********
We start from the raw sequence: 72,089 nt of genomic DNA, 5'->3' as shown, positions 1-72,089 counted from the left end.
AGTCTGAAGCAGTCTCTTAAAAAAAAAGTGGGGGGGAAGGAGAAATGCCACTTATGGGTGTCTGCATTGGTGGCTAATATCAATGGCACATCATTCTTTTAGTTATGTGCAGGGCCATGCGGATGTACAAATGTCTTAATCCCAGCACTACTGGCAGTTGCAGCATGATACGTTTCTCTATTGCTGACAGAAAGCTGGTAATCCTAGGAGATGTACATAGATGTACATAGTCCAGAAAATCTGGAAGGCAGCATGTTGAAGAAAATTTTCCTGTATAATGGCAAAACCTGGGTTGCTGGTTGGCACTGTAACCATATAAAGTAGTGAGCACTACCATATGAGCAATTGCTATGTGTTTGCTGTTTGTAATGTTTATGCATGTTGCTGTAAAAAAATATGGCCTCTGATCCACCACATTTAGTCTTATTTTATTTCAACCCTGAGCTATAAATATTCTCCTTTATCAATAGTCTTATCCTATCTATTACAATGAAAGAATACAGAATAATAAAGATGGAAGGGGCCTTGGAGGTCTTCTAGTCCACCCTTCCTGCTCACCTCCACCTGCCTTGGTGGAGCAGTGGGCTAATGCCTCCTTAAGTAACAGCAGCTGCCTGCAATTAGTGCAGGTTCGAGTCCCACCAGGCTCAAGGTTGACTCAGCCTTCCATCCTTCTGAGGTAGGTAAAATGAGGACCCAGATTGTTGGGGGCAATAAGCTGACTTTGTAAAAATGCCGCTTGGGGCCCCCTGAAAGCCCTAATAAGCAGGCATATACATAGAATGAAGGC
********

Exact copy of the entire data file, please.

We start from the raw sequence: 72,089 nt of genomic DNA, 5'->3' as shown, positions 1-72,089 counted from the left end.
AGTCTGAAGCAGTCTCTTAAAAAAAAAGTGGGGGGGAAGGAGAAATGCCACTTATGGGTGTCTGCATTGGTGGCTAATATCAATGGCACATCATTCTTTTAGTTATGTGCAGGGCCATGCGGATGTACAAATGTCTTAATCCCAGCACTACTGGCAGTTGCAGCATGATACGTTTCTCTATTGCTGACAGAAAGCTGGTAATCCTAGGAGATGTACATAGATGTACATAGTCCAGAAAATCTGGAAGGCAGCATGTTGAAGAAAATTTTCCTGTATAATGGCAAAACCTGGGTTGCTGGTTGGCACTGTAACCATATAAAGTAGTGAGCACTACCATATGAGCAATTGCTATGTGTTTGCTGTTTGTAATGTTTATGCATGTTGCTGTAAAAAAATATGGCCTCTGATCCACCACATTTAGTCTTATTTTATTTCAACCCTGAGCTATAAATATTCTCCTTTATCAATAGTCTTATCCTATCTATTACAATGAAAGAATACAGAATAATAAAGATGGAAGGGGCCTTGGAGGTCTTCTAGTCCACCCTTCCTGCTCACCTCCACCTGCCTTGGTGGAGCAGTGGGCTAATGCCTCCTTAAGTAACAGCAGCTGCCTGCAATTAGTGCAGGTTCGAGTCCCACCAGGCTCAAGGTTGACTCAGCCTTCCATCCTTCTGAGGTAGGTAAAATGAGGACCCAGATTGTTGGGGGCAATAAGCTGACTTTGTAAAAATGCCGCTTGGGGCCCCCTGAAAGCCCTAATAAGCAGGCATATACATAGAATGAAGGC